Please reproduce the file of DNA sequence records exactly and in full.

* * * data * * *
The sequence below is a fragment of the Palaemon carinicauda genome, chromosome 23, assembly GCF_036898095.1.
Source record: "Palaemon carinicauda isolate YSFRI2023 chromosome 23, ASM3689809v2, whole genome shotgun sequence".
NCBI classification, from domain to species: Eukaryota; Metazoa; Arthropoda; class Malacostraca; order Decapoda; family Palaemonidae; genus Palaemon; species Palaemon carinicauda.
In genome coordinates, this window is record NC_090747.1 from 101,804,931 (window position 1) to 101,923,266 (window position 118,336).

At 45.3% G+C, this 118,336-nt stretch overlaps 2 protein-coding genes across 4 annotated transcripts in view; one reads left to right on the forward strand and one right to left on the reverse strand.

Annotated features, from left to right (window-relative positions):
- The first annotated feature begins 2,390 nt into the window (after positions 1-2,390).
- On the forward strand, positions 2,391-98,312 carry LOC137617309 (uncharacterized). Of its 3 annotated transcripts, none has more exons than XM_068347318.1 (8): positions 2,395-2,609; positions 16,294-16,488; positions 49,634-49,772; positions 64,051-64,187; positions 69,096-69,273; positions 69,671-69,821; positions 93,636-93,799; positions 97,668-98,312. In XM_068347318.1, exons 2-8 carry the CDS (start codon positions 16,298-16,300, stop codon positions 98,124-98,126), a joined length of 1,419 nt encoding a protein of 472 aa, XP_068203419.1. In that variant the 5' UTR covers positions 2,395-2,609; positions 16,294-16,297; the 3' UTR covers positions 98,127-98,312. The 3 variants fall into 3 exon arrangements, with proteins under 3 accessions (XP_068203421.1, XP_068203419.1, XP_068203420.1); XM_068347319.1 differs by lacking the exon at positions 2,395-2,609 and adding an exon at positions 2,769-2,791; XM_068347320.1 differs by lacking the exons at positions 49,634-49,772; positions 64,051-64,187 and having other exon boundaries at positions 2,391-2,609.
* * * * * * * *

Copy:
The sequence below is a fragment of the Palaemon carinicauda genome, chromosome 23, assembly GCF_036898095.1.
Source record: "Palaemon carinicauda isolate YSFRI2023 chromosome 23, ASM3689809v2, whole genome shotgun sequence".
NCBI classification, from domain to species: Eukaryota; Metazoa; Arthropoda; class Malacostraca; order Decapoda; family Palaemonidae; genus Palaemon; species Palaemon carinicauda.
In genome coordinates, this window is record NC_090747.1 from 101,804,931 (window position 1) to 101,923,266 (window position 118,336).

At 45.3% G+C, this 118,336-nt stretch overlaps 2 protein-coding genes across 4 annotated transcripts in view; one reads left to right on the forward strand and one right to left on the reverse strand.

Annotated features, from left to right (window-relative positions):
- The first annotated feature begins 2,390 nt into the window (after positions 1-2,390).
- On the forward strand, positions 2,391-98,312 carry LOC137617309 (uncharacterized). Of its 3 annotated transcripts, none has more exons than XM_068347318.1 (8): positions 2,395-2,609; positions 16,294-16,488; positions 49,634-49,772; positions 64,051-64,187; positions 69,096-69,273; positions 69,671-69,821; positions 93,636-93,799; positions 97,668-98,312. In XM_068347318.1, exons 2-8 carry the CDS (start codon positions 16,298-16,300, stop codon positions 98,124-98,126), a joined length of 1,419 nt encoding a protein of 472 aa, XP_068203419.1. In that variant the 5' UTR covers positions 2,395-2,609; positions 16,294-16,297; the 3' UTR covers positions 98,127-98,312. The 3 variants fall into 3 exon arrangements, with proteins under 3 accessions (XP_068203421.1, XP_068203419.1, XP_068203420.1); XM_068347319.1 differs by lacking the exon at positions 2,395-2,609 and adding an exon at positions 2,769-2,791; XM_068347320.1 differs by lacking the exons at positions 49,634-49,772; positions 64,051-64,187 and having other exon boundaries at positions 2,391-2,609.